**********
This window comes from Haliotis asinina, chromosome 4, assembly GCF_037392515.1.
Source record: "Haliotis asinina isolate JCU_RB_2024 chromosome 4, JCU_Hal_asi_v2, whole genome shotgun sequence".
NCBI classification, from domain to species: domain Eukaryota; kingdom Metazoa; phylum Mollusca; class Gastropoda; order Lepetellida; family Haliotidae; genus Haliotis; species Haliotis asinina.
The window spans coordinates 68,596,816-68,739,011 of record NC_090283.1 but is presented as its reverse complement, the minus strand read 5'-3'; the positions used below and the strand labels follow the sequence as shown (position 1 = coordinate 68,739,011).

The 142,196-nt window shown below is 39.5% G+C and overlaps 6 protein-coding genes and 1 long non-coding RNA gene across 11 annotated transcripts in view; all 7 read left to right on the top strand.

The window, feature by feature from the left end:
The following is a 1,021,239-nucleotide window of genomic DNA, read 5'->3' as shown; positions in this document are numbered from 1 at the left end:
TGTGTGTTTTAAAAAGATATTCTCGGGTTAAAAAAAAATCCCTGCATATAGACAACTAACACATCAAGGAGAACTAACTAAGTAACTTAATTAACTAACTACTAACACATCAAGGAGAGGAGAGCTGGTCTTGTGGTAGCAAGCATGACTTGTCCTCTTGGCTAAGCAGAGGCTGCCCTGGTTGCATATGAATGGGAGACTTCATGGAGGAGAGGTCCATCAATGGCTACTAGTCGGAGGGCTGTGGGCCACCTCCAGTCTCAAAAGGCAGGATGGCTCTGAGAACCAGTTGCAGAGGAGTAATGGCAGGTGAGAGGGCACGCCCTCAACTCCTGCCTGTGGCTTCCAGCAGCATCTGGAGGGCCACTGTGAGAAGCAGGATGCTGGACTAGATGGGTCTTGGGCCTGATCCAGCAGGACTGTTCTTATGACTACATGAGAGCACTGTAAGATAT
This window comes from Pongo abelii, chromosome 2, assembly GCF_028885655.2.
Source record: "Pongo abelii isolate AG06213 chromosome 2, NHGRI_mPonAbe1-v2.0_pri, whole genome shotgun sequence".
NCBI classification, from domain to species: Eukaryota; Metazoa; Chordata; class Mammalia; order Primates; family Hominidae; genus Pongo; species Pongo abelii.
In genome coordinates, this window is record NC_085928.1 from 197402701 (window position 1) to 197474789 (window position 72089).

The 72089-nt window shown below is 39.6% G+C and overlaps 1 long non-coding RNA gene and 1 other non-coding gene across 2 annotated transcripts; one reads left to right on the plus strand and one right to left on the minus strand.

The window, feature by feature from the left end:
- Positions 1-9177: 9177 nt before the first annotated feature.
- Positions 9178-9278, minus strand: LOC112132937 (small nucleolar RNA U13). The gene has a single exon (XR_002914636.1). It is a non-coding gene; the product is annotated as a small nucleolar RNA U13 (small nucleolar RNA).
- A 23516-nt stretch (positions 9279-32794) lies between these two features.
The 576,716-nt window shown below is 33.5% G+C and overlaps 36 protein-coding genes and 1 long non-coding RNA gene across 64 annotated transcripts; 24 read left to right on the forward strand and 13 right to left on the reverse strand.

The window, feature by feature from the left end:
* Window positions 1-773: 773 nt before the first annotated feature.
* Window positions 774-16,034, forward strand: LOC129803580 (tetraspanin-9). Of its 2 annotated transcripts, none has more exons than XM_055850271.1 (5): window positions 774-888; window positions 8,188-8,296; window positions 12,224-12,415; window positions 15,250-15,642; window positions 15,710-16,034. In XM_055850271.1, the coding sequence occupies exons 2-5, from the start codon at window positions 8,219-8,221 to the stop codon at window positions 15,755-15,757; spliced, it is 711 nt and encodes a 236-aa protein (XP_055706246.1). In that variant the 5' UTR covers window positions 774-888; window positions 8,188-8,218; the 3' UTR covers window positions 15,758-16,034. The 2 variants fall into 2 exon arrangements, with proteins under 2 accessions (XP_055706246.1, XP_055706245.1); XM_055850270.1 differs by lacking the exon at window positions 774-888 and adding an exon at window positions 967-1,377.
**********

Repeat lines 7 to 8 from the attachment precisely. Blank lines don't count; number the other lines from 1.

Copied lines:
The following is a 1,021,239-nucleotide window of genomic DNA, read 5'->3' as shown; positions in this document are numbered from 1 at the left end:
TGTGTGTTTTAAAAAGATATTCTCGGGTTAAAAAAAAATCCCTGCATATAGACAACTAACACATCAAGGAGAACTAACTAAGTAACTTAATTAACTAACTACTAACACATCAAGGAGAGGAGAGCTGGTCTTGTGGTAGCAAGCATGACTTGTCCTCTTGGCTAAGCAGAGGCTGCCCTGGTTGCATATGAATGGGAGACTTCATGGAGGAGAGGTCCATCAATGGCTACTAGTCGGAGGGCTGTGGGCCACCTCCAGTCTCAAAAGGCAGGATGGCTCTGAGAACCAGTTGCAGAGGAGTAATGGCAGGTGAGAGGGCACGCCCTCAACTCCTGCCTGTGGCTTCCAGCAGCATCTGGAGGGCCACTGTGAGAAGCAGGATGCTGGACTAGATGGGTCTTGGGCCTGATCCAGCAGGACTGTTCTTATGACTACATGAGAGCACTGTAAGATAT